Vail Daily letter: Remember Roaring Fork
According to your recent story, a proposal to adjust the mission and extend the life of the open space tax is being considered for the November ballot. The ballot issue was passed in 2002, with voters from the Roaring Fork Valley providing the margin of victory, as the tax would have failed if only votes on the Vail side of the hill had been counted. It took nine days to determine the ballot measure had passed after initial results showed it losing by a handful of votes.
At a recent meeting on improving trail connections in the Vail Valley, a supporter noted the need for trail funding to support those plans because “this is one valley, and this is one community.” I would encourage our fellow Eagle County residents to remember that your plans are funded, in part, by the residents of the Roaring Fork Valley.
A quick review of the map of Eagle County open space acquisitions displays 20 acquisitions in the Eagle and Colorado River drainages of Eagle County and one in the Roaring Fork drainage. The 20 to 1 ratio could create a challenge for those asking Roaring Fork residents to support the proposed ballot issue and talking about “one valley” is unlikely to help.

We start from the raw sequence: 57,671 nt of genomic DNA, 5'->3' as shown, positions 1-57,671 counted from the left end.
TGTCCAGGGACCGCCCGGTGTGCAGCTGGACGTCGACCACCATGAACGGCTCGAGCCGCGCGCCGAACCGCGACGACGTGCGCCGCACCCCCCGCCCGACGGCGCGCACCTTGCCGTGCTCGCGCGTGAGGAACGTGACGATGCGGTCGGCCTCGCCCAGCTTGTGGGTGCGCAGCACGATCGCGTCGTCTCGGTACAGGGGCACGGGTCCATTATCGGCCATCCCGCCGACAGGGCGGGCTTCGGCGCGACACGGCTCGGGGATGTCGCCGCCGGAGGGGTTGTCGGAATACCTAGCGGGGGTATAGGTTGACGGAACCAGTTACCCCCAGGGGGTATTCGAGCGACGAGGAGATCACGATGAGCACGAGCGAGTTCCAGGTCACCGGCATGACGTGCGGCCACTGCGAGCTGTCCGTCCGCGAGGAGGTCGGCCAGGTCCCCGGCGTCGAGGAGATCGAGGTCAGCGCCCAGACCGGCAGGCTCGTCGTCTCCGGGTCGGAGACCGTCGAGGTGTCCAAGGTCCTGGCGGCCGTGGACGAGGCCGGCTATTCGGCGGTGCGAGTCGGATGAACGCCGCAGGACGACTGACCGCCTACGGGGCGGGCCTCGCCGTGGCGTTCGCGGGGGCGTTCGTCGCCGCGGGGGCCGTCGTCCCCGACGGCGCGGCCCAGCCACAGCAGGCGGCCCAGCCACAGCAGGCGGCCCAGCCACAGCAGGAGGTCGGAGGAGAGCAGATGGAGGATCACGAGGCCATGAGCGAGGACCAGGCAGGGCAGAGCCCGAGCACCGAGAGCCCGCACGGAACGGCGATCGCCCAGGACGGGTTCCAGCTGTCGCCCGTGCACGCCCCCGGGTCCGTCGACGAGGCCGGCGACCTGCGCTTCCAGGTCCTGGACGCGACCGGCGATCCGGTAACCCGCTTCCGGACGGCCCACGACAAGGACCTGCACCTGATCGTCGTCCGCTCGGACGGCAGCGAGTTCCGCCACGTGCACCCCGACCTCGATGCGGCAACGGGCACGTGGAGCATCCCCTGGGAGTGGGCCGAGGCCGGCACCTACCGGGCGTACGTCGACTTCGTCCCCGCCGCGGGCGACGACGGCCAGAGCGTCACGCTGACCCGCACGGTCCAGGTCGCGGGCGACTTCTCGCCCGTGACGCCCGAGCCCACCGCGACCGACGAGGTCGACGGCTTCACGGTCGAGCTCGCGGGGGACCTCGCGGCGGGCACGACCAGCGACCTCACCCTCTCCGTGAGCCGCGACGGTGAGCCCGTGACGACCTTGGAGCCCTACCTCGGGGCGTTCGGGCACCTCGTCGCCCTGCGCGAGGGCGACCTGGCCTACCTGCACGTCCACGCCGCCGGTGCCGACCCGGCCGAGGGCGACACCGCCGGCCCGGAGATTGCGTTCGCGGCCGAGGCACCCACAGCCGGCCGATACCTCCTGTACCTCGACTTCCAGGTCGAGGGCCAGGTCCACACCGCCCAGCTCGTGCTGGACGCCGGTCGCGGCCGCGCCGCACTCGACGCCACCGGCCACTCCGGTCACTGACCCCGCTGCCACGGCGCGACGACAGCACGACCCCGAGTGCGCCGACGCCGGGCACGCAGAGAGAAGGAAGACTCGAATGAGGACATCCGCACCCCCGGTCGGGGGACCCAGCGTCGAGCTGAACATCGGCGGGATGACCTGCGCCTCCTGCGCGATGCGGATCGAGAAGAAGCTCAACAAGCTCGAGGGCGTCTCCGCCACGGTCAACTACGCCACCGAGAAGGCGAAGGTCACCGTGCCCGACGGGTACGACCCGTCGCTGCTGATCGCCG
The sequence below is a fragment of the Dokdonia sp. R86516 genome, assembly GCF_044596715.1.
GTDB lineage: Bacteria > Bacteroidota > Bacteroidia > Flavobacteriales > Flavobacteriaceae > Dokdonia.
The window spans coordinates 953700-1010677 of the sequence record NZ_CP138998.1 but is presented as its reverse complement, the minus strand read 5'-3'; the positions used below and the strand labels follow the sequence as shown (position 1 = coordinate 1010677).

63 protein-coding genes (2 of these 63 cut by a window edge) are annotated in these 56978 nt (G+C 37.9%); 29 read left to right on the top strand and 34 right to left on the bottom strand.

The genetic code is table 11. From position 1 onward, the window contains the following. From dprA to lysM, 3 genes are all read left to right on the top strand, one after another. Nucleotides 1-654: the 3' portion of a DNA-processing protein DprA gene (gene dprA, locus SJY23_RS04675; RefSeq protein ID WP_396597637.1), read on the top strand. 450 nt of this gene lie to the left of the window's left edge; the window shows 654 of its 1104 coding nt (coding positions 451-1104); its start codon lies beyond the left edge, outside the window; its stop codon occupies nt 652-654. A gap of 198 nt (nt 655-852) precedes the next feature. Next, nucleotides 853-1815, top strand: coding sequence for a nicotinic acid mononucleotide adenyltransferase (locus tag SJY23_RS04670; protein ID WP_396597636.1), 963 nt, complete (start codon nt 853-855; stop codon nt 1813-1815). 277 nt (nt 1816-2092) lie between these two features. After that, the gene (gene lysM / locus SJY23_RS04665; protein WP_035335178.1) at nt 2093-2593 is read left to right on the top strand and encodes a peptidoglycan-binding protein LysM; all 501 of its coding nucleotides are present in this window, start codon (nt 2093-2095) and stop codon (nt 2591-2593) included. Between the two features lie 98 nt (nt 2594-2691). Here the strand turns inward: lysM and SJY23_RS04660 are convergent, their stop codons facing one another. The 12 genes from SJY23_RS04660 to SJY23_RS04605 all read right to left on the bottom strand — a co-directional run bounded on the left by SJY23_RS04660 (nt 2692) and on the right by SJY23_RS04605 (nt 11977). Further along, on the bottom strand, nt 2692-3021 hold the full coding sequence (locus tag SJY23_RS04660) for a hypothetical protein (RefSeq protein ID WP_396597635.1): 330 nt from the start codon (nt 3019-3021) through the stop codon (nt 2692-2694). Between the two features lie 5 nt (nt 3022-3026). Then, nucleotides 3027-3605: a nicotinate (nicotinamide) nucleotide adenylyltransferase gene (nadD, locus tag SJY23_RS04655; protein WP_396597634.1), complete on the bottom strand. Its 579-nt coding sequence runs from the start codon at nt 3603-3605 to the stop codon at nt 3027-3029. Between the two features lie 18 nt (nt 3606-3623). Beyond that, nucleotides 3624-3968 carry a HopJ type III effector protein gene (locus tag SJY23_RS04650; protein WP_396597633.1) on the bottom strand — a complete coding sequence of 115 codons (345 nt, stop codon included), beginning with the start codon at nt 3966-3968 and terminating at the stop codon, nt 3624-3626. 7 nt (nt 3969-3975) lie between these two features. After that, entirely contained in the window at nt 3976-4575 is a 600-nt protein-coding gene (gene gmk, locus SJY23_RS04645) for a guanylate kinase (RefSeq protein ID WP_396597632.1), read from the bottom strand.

While I am supportive of sharing in the tax burden of open space and trail acquisitions, I would suggest that those of you on the “other side of the hill” at least pretend that our interests matter.
An even better idea would be to focus on our open space and trail needs. We have developable land up the Frying Pan River that will create high future county service costs with wildlife and scenic value that could be acquired, we have tremendous development pressure on productive agricultural land, and we have trail connection needs to our signature 40-mile trail from Glenwood to Aspen. In addition, a trail up the Frying Pan would be a huge asset.
I find value in the open space tax even though it is mostly preserving lands that I do not frequent, if Roaring Fork Valley residents do not find the same goodwill from decision-makers in the Brush Creek, Vail and Colorado River valleys, then I would not anticipate electoral success.
Roaring Fork Eagle County residents are an anomaly but we are an important part of the Eagle County tax base and essential to getting progressive measures passed. Just a reminder.
Support Local Journalism
Start a dialogue, stay on topic and be civil.
If you don't follow the rules, your comment may be deleted.
User Legend: Moderator Trusted User
Are we seeing more bears because there are more bears on the valley floor, or because we’re all spending more time at home? It could be a bit of both.